9. Ghosh, A. (2014). How do openness and exchange-rate regimes affect inflation? International Review of Economics & Finance, 34, 190-202. doi:10.1016/j.iref.2014.08.008
10. Güney, P. Ö. (2018). Asymmetries in monetary policy reaction function and the role of uncertainties: the case of Turkey. Economic Research-Ekonomska Istrazivanja, 31(1), 1367-1381. doi:10.1080/1331677X.2018.1481445
11. Halka, A., & Szafranski, G. (2018). What common factors are driving inflation in cee countries? Prague Economic Papers, 27(2), 131-148.
12. Hamilton, J. D. (2012). Import prices and inflation. International Journal of Central Banking, 8(1), 271-280.
13. Hashem, H. Y. M. (2018). Inflation in Egypt: a fiscal or monetary phenomenon? Business and Economic Horizons, 13(4), 522-535. doi:10.15208/beh.2017.36
14. Hossain, A. (2005). The sources and dynamics of inflation in Indonesia: An ECM model estimation for 1952-2002. Applied Econometrics and International Development, 5(4), 93-116.
15. Insukindro, & Sahadewo, G. A. (2010). Inflation dynamics in Indonesia: equilibrium correction and forward-looking Phillips curve approaches. Gadjah Mada International Journal of Business, 12(1), 117-133.
16. Khundrakpam, J. K., & Pattanaik, S. (2010). Fiscal stimulus and potential inflationary risks: an empirical assessment of fiscal deficit and inflation relationship in India. Journal of Economic Integration, 25(4), 703-721.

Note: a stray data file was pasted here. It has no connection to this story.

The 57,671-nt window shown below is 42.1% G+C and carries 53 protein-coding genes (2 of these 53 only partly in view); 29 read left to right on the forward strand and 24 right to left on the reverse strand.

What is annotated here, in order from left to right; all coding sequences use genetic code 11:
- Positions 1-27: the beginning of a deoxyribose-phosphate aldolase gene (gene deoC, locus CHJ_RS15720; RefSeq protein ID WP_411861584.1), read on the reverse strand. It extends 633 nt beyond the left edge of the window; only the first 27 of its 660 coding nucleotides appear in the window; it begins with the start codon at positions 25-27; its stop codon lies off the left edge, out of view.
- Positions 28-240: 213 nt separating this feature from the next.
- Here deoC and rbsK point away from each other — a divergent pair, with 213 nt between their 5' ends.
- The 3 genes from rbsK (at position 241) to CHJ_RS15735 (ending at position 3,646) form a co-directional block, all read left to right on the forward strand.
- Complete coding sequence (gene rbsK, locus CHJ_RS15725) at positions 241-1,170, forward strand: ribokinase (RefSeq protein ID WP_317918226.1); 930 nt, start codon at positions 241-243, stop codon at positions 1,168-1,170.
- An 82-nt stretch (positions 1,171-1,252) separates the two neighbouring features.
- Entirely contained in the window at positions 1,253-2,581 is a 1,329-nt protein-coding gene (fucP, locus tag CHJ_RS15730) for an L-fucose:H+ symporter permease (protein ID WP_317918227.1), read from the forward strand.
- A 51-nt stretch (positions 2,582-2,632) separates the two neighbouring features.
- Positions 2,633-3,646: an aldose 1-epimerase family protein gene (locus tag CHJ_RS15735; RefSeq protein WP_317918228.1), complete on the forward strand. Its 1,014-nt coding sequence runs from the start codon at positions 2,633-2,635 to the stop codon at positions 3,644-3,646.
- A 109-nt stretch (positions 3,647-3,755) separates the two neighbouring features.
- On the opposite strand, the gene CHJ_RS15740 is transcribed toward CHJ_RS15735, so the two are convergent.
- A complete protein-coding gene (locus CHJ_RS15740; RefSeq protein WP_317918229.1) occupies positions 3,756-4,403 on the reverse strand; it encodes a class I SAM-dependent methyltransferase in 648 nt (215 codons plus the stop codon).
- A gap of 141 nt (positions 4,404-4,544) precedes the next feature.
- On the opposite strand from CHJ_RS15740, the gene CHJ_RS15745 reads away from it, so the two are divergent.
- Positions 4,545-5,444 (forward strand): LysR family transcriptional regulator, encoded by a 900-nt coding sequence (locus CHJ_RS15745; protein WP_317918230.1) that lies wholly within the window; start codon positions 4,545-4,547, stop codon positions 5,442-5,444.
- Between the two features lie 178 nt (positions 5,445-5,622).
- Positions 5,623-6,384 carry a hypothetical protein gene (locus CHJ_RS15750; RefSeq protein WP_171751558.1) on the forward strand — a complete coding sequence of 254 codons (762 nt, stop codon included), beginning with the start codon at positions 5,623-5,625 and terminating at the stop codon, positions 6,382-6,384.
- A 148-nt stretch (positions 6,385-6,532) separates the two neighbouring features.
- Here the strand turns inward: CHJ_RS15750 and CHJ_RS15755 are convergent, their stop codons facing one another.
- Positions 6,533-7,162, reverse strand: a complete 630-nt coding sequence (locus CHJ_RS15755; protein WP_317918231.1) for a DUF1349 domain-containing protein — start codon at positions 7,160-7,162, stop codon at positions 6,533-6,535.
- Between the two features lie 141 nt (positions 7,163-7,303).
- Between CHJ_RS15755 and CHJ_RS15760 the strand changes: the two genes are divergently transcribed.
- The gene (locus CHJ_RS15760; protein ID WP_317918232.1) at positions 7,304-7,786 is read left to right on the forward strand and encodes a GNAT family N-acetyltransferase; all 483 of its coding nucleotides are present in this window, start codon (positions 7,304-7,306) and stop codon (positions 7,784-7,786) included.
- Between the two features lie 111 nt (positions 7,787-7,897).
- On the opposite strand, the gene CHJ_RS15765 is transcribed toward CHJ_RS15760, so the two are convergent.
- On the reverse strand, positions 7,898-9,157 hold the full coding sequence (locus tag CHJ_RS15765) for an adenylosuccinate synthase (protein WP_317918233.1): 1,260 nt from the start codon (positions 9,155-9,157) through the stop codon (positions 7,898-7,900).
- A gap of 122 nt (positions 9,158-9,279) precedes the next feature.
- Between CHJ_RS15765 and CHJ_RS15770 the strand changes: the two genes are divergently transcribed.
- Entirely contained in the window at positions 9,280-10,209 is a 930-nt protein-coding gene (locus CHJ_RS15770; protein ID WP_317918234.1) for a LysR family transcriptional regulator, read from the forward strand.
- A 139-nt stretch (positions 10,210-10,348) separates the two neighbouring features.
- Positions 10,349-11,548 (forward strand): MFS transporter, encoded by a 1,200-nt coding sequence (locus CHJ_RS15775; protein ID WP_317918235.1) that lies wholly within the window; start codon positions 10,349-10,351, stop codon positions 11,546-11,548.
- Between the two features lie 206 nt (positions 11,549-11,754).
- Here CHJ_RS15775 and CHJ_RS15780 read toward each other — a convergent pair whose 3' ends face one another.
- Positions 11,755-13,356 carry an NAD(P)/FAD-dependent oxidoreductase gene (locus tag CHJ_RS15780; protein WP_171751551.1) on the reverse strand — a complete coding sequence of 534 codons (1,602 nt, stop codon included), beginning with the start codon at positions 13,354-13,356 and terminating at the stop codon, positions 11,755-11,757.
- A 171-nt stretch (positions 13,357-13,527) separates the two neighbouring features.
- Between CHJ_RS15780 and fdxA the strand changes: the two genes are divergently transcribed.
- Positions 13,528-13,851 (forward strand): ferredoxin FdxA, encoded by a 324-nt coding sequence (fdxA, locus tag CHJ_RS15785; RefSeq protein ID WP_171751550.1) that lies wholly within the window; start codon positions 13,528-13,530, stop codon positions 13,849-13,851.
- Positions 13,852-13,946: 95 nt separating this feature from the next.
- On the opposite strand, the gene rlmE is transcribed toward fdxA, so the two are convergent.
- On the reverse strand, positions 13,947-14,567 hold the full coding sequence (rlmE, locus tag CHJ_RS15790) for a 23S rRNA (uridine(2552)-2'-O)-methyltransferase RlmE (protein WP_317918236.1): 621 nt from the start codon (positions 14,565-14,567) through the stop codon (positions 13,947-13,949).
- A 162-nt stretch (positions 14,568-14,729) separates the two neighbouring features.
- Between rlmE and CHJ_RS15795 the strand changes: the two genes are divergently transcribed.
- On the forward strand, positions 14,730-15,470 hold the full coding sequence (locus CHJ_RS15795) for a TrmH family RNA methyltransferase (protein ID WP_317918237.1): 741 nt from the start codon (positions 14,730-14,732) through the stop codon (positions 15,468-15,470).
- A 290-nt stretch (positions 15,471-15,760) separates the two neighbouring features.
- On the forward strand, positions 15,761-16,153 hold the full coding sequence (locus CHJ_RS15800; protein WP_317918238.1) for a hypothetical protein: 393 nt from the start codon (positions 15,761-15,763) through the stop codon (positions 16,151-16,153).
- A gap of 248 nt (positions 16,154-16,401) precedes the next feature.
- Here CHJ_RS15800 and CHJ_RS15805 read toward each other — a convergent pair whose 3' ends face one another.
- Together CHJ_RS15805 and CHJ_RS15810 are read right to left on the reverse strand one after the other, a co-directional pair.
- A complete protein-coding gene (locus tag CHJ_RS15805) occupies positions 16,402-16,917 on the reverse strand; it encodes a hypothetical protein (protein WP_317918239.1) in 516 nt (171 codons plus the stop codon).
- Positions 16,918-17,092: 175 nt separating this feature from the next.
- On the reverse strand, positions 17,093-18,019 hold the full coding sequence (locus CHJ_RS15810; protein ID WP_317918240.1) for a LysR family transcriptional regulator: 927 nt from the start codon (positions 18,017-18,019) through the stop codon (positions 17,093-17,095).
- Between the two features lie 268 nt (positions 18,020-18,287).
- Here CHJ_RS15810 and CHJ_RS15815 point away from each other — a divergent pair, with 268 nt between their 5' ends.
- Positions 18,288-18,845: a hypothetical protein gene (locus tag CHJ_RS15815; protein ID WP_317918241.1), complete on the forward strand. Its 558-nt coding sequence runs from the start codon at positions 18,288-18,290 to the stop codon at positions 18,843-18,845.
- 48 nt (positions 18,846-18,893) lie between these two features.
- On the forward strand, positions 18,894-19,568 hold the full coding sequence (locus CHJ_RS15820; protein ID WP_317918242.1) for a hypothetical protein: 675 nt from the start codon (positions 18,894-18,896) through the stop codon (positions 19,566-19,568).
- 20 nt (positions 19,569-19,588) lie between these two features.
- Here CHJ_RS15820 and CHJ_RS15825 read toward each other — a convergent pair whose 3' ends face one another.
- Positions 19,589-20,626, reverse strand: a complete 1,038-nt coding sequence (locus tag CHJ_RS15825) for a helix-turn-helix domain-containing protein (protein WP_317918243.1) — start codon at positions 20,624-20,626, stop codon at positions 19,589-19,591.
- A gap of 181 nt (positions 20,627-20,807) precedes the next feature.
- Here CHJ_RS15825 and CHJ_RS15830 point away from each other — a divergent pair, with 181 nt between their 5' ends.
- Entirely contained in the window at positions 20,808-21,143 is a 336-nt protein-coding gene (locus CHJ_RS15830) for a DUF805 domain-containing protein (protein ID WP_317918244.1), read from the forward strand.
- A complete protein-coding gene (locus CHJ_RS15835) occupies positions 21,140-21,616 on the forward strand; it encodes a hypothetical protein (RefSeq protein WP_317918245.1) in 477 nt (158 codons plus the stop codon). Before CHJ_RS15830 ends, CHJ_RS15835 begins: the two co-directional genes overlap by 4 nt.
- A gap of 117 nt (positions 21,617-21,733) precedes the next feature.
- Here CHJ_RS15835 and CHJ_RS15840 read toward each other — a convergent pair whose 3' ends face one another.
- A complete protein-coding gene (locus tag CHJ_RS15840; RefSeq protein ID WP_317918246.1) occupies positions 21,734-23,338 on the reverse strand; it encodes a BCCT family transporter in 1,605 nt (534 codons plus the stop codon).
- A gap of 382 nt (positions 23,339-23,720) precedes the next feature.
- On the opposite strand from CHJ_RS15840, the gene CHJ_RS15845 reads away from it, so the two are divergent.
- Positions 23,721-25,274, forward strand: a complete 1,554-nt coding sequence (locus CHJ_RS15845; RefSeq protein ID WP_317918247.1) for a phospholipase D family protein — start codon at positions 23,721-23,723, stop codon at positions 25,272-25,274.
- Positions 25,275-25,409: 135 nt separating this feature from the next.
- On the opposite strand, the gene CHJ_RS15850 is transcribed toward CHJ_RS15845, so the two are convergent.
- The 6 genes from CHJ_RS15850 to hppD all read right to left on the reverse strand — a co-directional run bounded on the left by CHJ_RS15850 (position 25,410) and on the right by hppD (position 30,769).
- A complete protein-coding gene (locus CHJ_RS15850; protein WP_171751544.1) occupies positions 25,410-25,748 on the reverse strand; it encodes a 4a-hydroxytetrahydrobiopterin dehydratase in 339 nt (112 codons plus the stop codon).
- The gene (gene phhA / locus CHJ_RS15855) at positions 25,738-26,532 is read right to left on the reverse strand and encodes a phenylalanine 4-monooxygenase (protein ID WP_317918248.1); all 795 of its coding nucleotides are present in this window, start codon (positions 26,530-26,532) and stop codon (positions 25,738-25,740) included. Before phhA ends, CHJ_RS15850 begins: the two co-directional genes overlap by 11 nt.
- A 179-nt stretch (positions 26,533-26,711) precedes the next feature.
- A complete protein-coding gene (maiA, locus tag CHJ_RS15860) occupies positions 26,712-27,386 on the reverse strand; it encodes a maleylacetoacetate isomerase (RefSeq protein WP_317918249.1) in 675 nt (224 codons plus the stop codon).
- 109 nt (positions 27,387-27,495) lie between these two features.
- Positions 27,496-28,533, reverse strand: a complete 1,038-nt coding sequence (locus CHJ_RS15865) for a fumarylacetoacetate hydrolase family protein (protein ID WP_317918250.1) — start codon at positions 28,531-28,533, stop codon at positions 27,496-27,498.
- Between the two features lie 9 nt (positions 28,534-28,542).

17. Kumar, S. (2015). Inflation, uncertainty and monetary policy in India: a regime-switching analysis. Economics Bulletin, 35(4), 2213-2219.
18. Lakić, S., & Šehović, D. (2016). An analysis of the official dollarization regime in Montenegro: theoretical approaches and empirical evidence. Journal of International Studies, 9(2), 48-64. doi:10.14254/2071-8330.2016/9-2/3
19. Meyer, D. F., Sanusi, K. A., & Hassan, A. (2018). Analysis of the asymmetric impacts of oil prices on food prices in oil-exporting developing countries. Journal of International Studies, 11(3), 82-94. doi:10.14254/2071-8330.2018/11-3/7
20. Mohanty, D., & John, J. (2015). Determinants of inflation in India. Journal of Asian Economics, 36, 86-96. doi:10.1016/j.asieco.2014.08.002
21. Nguyen, V. B. (2015). Effects of fiscal deficit and money M2 supply on inflation: evidence from selected economies of Asia. Journal of Economics, Finance and Administrative Science, 20, 49-53. doi:10.1016/j.jefas.2015.01.002
22. Nikolaos, A., & Constantinos, K. (2013). A dynamic panel, empirical investigation on the link between inflation and fiscal Imbalances. Does heterogeneity matter? Prague Economic Papers, 2, 147-162.
23. Pesaran, M. H., Shin, Y., & Smith, R. J. (2001). Bounds testing approaches to the analysis of level relationships. Journal of Applied Econometrics, 16(3), 289-326. doi:10.1002/(ISSN)1099-1255
24. Raji, J. O., Juzhar, J., & Jantan, M. D. (2014). Real money supply, price and fiscal deficit in Nigeria: Evidence from multivariate Granger causality tests. Journal of Economic Cooperation and Development, 4(4), 85-112.
25. Shin, Y., Yu, B., & Greenwood-Nimmo, M. (2014). Modeling asymmetric cointegration and dynamic multipliers in a nonlinear ARDL framework. (W. C. Horrace & R. C. Sickles, Eds.)In Festschrift in Honor of Peter Schmidt. New York: Springer.
26. Tran, N. (2018). Asymmetric effects of fiscal balance on monetary variables: evidence from large emerging economies. Empirical Economics, (November), 1-32. doi:10.1007/s00181-018-1483-y
27. Zwolankowski, M. (2013). The financial crisis, financial system instability and monetary transmission mechanism. Journal of International Studies, 4(1), 26-32. doi:10.14254/2071-8330.2011/4-1/3